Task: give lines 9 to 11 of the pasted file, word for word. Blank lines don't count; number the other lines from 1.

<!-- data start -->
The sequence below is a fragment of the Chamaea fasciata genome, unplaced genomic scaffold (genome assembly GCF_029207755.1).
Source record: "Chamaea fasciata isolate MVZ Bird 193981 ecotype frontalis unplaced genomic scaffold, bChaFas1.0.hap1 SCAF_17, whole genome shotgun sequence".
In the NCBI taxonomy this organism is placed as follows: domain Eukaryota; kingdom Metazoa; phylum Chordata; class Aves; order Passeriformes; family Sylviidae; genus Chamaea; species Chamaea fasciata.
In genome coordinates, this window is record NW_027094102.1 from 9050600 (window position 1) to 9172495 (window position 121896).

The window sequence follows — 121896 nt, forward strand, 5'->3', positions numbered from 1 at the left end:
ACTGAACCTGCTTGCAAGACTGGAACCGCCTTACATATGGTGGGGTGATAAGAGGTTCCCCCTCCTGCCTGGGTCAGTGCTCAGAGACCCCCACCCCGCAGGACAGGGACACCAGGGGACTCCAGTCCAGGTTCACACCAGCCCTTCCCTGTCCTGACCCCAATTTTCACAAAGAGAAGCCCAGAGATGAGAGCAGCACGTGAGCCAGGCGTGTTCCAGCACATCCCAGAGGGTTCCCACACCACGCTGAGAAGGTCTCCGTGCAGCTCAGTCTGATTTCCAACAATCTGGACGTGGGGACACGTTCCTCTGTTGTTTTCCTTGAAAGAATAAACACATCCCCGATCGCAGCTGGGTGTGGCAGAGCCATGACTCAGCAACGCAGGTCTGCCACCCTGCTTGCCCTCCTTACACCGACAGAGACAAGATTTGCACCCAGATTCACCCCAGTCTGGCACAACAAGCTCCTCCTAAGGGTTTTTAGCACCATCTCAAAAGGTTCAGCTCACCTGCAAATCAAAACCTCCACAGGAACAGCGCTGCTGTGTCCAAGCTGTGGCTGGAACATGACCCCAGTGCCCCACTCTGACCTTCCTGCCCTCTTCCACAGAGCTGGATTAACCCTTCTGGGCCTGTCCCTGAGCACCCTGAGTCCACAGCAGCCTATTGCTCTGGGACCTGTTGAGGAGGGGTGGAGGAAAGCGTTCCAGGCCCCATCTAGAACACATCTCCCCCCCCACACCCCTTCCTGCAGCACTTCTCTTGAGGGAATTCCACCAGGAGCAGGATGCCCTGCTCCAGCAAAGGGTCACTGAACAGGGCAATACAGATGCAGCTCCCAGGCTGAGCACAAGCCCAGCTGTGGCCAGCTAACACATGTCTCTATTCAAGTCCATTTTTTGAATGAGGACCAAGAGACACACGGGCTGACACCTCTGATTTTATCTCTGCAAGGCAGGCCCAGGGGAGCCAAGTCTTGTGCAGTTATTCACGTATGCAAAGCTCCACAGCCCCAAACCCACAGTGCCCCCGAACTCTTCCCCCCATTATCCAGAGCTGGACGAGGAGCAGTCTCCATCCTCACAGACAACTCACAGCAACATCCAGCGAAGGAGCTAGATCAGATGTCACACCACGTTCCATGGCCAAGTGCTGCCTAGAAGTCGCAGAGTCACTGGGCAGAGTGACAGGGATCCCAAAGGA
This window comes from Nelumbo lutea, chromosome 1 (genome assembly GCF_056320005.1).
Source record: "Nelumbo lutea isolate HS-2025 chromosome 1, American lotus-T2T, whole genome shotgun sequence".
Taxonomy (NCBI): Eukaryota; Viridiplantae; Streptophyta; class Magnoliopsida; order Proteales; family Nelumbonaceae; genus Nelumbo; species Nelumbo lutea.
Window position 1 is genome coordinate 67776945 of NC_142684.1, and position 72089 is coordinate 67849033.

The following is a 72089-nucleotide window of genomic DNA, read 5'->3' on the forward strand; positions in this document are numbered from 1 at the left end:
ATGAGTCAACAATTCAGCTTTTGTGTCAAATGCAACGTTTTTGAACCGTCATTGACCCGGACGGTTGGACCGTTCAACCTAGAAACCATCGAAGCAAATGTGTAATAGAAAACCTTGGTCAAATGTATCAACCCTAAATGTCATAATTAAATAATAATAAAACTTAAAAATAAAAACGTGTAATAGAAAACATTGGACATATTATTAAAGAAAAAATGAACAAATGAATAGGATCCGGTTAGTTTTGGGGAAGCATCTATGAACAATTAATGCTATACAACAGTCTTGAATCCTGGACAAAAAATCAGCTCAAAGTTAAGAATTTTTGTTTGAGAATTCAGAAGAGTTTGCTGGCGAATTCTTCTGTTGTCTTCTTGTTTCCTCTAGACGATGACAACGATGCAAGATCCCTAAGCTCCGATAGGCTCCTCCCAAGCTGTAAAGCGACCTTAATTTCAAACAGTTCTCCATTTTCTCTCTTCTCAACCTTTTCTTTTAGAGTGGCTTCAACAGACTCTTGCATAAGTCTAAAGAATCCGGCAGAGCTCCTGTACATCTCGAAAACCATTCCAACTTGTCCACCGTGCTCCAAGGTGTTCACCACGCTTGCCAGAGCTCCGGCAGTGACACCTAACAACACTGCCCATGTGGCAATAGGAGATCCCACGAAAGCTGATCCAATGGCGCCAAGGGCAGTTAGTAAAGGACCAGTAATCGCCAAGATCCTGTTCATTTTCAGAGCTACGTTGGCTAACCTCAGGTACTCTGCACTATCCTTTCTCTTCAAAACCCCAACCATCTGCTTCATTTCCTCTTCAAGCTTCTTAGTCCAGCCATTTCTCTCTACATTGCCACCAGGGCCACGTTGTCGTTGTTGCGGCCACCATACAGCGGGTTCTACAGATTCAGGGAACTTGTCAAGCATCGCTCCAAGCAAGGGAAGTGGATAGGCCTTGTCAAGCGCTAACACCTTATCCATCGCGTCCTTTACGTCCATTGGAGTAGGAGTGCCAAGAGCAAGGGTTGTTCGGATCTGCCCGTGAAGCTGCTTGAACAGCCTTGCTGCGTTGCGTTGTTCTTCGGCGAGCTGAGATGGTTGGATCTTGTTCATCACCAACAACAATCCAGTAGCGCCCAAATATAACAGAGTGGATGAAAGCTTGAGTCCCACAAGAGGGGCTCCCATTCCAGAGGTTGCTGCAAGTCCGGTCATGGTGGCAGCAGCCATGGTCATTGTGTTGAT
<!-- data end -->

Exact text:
Taxonomy (NCBI): Eukaryota; Viridiplantae; Streptophyta; class Magnoliopsida; order Proteales; family Nelumbonaceae; genus Nelumbo; species Nelumbo lutea.
Window position 1 is genome coordinate 67776945 of NC_142684.1, and position 72089 is coordinate 67849033.

The following is a 72089-nucleotide window of genomic DNA, read 5'->3' on the forward strand; positions in this document are numbered from 1 at the left end: